While I’m thinking about it, you should know some common household poisons that you might not have realized are potential poisons to children. Apparently most poisonings involve medicines–that’s why it’s critical you never call medicine “candy”–an assortment of household products as listed in the link, and cosmetics… yes, ladies, your makeup. So, be sure to keep these seeming harmless things (medicines and cosmetics) well away from curious hands.

Water Safety

For some reason water safety has always bothered me. Certainly most concerns regarding water safety are for the youngest children, usually revolving around burns from scalding water and the possibility for drowning in even an inch or two of water. As such, it’s imperative that young children are NEVER left alone in a bathtub, even to go get a towel from the closet.

With regards to scalds, you just need to turn down your water heater temperature. Yes, I know, the shower won’t get as hot and your wife may complain but it’s in your child’s best interests so go do it anyway… and then test to be sure.

There are plenty of other water-related drowning concerns, from Jacuzzi spas to swimming pools, kiddie pools, and even toilets… yes, toilets. Start to look around your house and think about what little hands and little feet MIGHT possible get into and then take steps necessary to help prevent problems. This could include anything from swimming pool gates to Jacuzzi tub tops to toilet seat latches. And, of course, remember to utilize them at all times because it only takes one time for something bad to happen.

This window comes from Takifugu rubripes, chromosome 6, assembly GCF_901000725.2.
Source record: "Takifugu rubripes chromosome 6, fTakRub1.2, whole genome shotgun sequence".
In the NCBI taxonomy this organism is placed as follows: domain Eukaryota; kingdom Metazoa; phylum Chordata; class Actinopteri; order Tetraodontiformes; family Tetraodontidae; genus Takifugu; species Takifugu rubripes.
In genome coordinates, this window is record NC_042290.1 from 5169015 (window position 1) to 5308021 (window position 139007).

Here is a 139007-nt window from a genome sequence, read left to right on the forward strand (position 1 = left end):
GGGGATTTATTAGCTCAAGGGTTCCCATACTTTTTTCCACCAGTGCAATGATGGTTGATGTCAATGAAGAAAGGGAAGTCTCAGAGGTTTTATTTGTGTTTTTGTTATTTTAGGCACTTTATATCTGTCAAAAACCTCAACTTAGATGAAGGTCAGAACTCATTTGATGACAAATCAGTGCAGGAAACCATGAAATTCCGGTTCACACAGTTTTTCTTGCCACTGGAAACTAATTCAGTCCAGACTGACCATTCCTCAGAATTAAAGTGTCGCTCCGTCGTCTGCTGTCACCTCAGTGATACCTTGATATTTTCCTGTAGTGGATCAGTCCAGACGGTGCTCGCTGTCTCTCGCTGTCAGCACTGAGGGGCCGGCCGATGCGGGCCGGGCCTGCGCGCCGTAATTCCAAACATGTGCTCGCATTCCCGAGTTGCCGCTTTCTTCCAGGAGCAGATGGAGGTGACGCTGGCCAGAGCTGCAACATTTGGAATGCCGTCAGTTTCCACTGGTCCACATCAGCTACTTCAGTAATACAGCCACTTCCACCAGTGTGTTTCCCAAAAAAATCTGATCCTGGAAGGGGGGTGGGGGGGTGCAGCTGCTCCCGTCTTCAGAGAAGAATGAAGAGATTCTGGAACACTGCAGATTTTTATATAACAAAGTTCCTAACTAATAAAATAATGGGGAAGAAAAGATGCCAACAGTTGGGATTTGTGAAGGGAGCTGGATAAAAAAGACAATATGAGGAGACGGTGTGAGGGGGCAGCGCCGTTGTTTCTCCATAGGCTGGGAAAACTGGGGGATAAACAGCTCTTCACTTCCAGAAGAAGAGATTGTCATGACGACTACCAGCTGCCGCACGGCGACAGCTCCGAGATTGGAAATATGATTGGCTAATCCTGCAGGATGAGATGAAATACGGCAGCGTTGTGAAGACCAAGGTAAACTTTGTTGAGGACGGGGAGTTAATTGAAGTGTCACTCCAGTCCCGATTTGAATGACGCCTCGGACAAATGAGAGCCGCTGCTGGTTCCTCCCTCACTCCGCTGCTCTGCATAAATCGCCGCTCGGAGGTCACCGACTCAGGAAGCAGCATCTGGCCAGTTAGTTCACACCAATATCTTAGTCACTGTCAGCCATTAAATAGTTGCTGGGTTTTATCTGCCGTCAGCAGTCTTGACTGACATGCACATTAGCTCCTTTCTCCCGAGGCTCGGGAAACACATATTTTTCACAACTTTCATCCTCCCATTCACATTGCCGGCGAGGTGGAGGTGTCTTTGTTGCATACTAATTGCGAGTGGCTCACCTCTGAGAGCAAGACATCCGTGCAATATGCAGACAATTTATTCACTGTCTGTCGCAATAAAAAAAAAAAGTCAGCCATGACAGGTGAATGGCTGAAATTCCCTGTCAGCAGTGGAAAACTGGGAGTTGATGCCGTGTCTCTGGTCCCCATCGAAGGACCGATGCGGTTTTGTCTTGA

Other Concerns

There are, no doubt, a variety of other equally valid concerns, including falls, choking on small items (e.g., tiny batteries, small toys, some foods, etc), suffocation hazards (e.g., plastic wrappers, window blind cords, etc), and anything else you can imagine… reference the aforementioned links for more info.

Obviously, there are so many things to be concerned with and 99.9% of the time kids can have a “brush with death” and come out just fine. Remember, this is all about the 0.01% that we’re trying to prevent.

If you have your own suggestions feel free to share them below…

How to Keep Children Safe, Part 1: Public Places